4001 A.D. (Graphic Novel) (10/25/2016)

4001 A.D. by Matt KindtARC release4001 A.D. by Matt Kindt
Published: Dynamite (Oct 25, 2016)
Posted: Sep 19, 2016
3.5 Stars (3.5 / 5)

4001 A.D. by Matt Kindt is science fiction graphic novel featuring sleek art and illustrations by Clayton Crain and David W. Mack. This graphic novel combines all 4 parts of the previously released Rai series. While the story leaves a lot to be desired, the journey is aesthetically pleasing and fun to read.

The story is surprisingly simple and focuses on the atrocities committed by an all powerful artificial intelligence. A megalomaniacal entity, The Father pacifies the masses living onboard the floating satellite city of New Japan. When Rai (The Father’s half son) rebels, his protégé – a pink haired punk named Lulu Lee – uploads a virus to New Japan, setting the foundation for bloodshed and devastation.

A secretly oppressive psuedo-utopian society ruled by a malevolent machine God.
An angel headed hipster (actually pink and morally well meaning).
A no nonsense hack-and-slash android!!

… This all makes for a great story, right?! Yes and no.

At no point in the story do we learn more about the carnage and warring on Earth’s surface prior to the creation of New Japan. There’s NO character development. We never learn more about the mother-father relationship through flashbacks or clever discussions. Geo’s Geomancy skills hint at a magic that’s never discussed. Lulu never manifests any technical prowess. And, sadly, sparse interaction between Lulu and Rai marks a missed opportunity and leaves them completely devoid of feeling for much of the graphic novel.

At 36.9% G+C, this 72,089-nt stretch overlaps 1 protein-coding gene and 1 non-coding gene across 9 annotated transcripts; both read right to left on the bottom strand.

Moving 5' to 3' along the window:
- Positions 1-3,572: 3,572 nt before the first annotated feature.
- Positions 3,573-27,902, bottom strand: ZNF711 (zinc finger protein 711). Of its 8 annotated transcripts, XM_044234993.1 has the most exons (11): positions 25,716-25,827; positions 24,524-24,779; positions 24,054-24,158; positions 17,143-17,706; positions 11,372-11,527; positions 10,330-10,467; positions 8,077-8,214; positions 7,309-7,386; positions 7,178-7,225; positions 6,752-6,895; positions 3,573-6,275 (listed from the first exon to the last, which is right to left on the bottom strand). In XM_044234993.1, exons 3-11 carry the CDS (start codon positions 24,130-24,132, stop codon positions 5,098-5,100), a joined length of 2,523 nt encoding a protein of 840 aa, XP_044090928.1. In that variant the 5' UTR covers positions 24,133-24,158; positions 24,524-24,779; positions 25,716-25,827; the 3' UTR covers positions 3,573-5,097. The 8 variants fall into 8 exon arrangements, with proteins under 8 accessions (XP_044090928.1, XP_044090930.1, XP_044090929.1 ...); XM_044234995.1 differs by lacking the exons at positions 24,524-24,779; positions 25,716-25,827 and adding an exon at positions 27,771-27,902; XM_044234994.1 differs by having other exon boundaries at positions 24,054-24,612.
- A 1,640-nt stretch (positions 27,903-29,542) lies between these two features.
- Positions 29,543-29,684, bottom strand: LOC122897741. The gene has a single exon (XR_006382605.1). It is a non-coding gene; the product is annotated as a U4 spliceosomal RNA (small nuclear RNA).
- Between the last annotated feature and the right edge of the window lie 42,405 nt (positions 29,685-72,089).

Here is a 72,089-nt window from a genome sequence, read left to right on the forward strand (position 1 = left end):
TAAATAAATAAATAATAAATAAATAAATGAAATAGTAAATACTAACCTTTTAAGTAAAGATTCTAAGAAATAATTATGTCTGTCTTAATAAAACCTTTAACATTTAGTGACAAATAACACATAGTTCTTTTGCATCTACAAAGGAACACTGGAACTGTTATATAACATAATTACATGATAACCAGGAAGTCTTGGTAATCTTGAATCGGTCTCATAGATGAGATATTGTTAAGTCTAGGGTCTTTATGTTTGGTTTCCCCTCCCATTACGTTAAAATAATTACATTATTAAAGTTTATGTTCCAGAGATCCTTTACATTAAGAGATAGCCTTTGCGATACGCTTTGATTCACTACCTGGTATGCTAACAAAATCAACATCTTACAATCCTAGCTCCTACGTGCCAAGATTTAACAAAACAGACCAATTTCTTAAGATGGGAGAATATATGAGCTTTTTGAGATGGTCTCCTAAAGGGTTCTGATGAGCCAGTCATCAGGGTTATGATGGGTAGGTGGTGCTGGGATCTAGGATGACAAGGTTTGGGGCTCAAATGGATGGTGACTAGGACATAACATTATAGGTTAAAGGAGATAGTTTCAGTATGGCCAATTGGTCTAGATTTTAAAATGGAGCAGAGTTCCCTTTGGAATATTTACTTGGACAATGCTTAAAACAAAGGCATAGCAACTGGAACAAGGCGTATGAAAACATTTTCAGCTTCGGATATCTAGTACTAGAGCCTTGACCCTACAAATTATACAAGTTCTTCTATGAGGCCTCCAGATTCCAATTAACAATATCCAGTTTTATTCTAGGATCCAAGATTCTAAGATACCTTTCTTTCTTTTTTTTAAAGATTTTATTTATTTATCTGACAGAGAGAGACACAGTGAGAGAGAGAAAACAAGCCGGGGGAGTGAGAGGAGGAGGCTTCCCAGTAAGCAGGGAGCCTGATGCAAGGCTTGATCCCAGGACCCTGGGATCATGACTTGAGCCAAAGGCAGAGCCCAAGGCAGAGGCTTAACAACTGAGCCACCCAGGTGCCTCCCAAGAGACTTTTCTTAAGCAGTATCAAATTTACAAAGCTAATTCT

Without giving away any spoilers, the only time I felt invested in the story was at the beginning, while the setting was being established, and at 4001 A.D.’s conclusion.

But for all its flaws, 4001 A.D. is really cool. The visuals are outstanding. New Japan is depicted as clean and sleek, lending to the idea that the AI keeps it well controlled and orderly. Panel composition and coloring are top notch. Lulu Lee’s pink and blue-gradient blurb boxes contribute to the character’s punk flair while Rai’s pixelated appearance also looks sweet.

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4001 A.D. is visually impressive graphic novel with a good setting and passable story. Although I would have liked the story to live up to the great art, I had an enjoyable time reading it. While 4001 may not offer anything new to the genre, it’s worth checking out.

(This book was received from the publisher for a fair and honest review.)

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